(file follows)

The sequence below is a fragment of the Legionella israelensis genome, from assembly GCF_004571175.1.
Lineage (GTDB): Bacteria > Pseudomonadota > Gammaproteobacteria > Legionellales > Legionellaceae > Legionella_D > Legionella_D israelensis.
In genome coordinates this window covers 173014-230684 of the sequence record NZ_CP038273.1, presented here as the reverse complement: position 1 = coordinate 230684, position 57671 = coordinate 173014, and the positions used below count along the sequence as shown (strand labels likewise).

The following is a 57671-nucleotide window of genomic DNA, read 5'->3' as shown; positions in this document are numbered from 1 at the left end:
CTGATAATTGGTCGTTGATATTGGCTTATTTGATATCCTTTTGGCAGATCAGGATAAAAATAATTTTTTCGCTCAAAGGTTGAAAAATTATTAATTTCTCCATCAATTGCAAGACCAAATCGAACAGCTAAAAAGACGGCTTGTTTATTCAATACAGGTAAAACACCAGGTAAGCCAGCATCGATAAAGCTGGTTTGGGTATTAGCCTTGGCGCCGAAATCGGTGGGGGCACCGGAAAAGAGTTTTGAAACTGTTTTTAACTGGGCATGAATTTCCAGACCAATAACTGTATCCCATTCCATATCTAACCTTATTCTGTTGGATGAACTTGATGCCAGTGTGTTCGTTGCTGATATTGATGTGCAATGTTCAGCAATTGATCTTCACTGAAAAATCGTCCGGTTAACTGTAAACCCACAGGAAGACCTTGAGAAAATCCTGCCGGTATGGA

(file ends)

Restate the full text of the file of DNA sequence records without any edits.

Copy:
The sequence below is a fragment of the Legionella israelensis genome, from assembly GCF_004571175.1.
Lineage (GTDB): Bacteria > Pseudomonadota > Gammaproteobacteria > Legionellales > Legionellaceae > Legionella_D > Legionella_D israelensis.
In genome coordinates this window covers 173014-230684 of the sequence record NZ_CP038273.1, presented here as the reverse complement: position 1 = coordinate 230684, position 57671 = coordinate 173014, and the positions used below count along the sequence as shown (strand labels likewise).

The following is a 57671-nucleotide window of genomic DNA, read 5'->3' as shown; positions in this document are numbered from 1 at the left end:
CTGATAATTGGTCGTTGATATTGGCTTATTTGATATCCTTTTGGCAGATCAGGATAAAAATAATTTTTTCGCTCAAAGGTTGAAAAATTATTAATTTCTCCATCAATTGCAAGACCAAATCGAACAGCTAAAAAGACGGCTTGTTTATTCAATACAGGTAAAACACCAGGTAAGCCAGCATCGATAAAGCTGGTTTGGGTATTAGCCTTGGCGCCGAAATCGGTGGGGGCACCGGAAAAGAGTTTTGAAACTGTTTTTAACTGGGCATGAATTTCCAGACCAATAACTGTATCCCATTCCATATCTAACCTTATTCTGTTGGATGAACTTGATGCCAGTGTGTTCGTTGCTGATATTGATGTGCAATGTTCAGCAATTGATCTTCACTGAAAAATCGTCCGGTTAACTGTAAACCCACAGGAAGACCTTGAGAAAATCCTGCCGGTATGGA